A sixth female officer, still on the force today, accused Muhammad of sexual harassment in 2020. We don’t know the details or how that complaint was resolved, because the college refused to turn over its investigation, claiming it is privileged.

7 Action News began looking into Chief Muhammad in 2021.

A public records request seeking all complaints, investigations, discipline, lawsuit settlements and other records related to misconduct allegations involving Muhammad was denied by the college twice.

The college claimed that the records were exempt from disclosure because they were included in the personnel records of law enforcement. But according to multiple former employees at WCCCD, Muhammad’s fondness for younger female employees was well-known.

“Everyone at the college was aware, it was very apparent that Chief liked young, petite Latina females,” said Dan Rebar, an officer who worked for the college for nearly five years.

He says he was ultimately fired after questioning how younger, inexperienced female employees kept being hired, and sometimes in the strangest of places.

In a separate affidavit, a mother—who asked not to be identified because of the sensitivity of her allegations—detailed how her teenage daughter was offered a job by the chief while she was working the drive-thru of a fast-food restaurant in Southfield.

“She said he came through the McDonald’s drive-thru and he approached her about getting a better job and gave her his card,” she said. “I remember her coming home and showing me the card and asking me, was it for real.”

Her daughter was 17 at the time, her mother said, and had no prior experience working for a police department. She would be hired in the police dispatch unit, and was later promoted to corporal.

“She was a very nice woman,” Rebar said, “but she was not qualified for the positions that he gave her in the slightest.”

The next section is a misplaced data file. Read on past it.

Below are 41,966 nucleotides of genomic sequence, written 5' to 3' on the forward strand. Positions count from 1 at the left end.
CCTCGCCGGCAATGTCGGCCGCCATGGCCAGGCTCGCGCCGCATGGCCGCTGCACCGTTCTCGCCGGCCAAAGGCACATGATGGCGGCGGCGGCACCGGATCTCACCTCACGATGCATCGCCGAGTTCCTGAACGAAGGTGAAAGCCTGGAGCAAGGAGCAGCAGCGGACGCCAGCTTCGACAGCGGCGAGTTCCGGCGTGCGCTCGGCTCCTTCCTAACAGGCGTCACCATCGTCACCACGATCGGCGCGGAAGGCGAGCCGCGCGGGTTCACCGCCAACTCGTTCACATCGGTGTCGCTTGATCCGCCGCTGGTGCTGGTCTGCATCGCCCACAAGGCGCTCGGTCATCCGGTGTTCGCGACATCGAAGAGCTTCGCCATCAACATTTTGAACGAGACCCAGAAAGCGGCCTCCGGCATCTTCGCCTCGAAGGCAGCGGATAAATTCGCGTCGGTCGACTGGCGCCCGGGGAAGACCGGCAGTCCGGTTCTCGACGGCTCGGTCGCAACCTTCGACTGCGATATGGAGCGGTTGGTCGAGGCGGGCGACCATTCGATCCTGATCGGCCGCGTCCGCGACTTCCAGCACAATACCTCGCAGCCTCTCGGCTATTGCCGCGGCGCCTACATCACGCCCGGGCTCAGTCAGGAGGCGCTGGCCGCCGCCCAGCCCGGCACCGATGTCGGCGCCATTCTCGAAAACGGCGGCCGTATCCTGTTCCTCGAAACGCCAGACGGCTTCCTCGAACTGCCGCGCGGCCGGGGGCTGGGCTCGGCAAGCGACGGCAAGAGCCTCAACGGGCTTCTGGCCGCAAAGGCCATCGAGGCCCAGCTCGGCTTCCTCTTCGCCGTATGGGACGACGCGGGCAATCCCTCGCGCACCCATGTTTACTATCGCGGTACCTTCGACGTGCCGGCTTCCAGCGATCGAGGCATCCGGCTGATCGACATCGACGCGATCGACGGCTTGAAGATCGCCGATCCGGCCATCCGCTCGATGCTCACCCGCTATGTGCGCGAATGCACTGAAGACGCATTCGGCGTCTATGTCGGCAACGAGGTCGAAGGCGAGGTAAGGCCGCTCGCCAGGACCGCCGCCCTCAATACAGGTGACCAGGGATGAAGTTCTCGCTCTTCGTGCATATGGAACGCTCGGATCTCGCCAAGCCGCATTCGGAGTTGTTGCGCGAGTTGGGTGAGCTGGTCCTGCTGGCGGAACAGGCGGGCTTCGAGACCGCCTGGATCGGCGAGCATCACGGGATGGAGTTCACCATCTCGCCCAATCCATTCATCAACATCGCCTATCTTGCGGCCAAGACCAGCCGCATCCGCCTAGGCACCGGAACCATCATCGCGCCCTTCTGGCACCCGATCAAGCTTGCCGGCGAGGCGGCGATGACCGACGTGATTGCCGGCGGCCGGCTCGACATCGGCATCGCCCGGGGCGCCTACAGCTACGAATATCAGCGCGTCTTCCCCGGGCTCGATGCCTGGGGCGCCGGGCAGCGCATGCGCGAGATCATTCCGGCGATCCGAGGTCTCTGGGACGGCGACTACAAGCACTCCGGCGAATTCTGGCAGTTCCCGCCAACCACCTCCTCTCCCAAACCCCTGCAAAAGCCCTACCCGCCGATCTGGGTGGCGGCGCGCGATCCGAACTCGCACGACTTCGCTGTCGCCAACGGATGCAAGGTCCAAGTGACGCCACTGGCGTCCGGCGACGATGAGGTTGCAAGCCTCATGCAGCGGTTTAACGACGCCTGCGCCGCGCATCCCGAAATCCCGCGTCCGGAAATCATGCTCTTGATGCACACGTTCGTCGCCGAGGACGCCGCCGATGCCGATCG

Her mother became suspicious about the chief and her daughter, she says, after noticing gifts like plane tickets.

“I went into her belongings and that’s where I found the tickets, along with a birthday card from Darrick Muhammad,” she said. “One was in her name, one was in his.”

The mother of the young woman told us that she made dozens of calls to Dr. Curtis Ivery, the chancellor of the college district, over concerns she had about her daughter’s relationship with Muhammad. She said her calls were never returned.

Through a spokeswoman, Dr. Ivery denied requests for an interview.

The slew of allegations against the chief are bolstered by other employees who say, under oath, that they were aware of his sexual harassment. One former officer says he was twice called to Muhammad’s on-campus home to remove women no longer welcome there.

As allegations against the Chief mounted, at least one officer complained in an email to Muhammad that he instructed her to “harass, write up, investigate and interrogate named witnesses.” That officer requested—and late received—a demotion. She still works there today.

In March, 7 Action News requests to speak to Muhammad in an on-camera interview.

Through spokeswoman Tina Bassett, he declined, saying there would be no interview because of the pending litigation.

The college refused an on-camera interview of any kind, offering only for a meeting between a reporter and its spokeswoman and attorney, but prohibiting it from being recorded and insisting none of it could be on the record.

7 Action News insisted in an on-the-record interview, and the college again declined.

Instead, WCCD released a statement that reads: “These accusations are currently in litigation which preclude our ability to comment. That being said, WCCCD denies ALL of the accusations as being false. It is the College’s opinion that this lawsuit is a scheme that was calculated to extort money from the College and its insurance carrier. We will not allow this to happen.”

Today, years removed from her time as WCCCD officer, Vanessa Liddell says she is far from healed.

“I feel like one day, it’s going to come out, the truth is going to come out from all these people who have been like me who were too scared to say anything,” she said.

“I’m not going to be quiet about it anymore.”

7 Action News reporter Brett Kast contributed to this report.

Contact 7 Investigator Ross Jones at or at (248) 827-9466.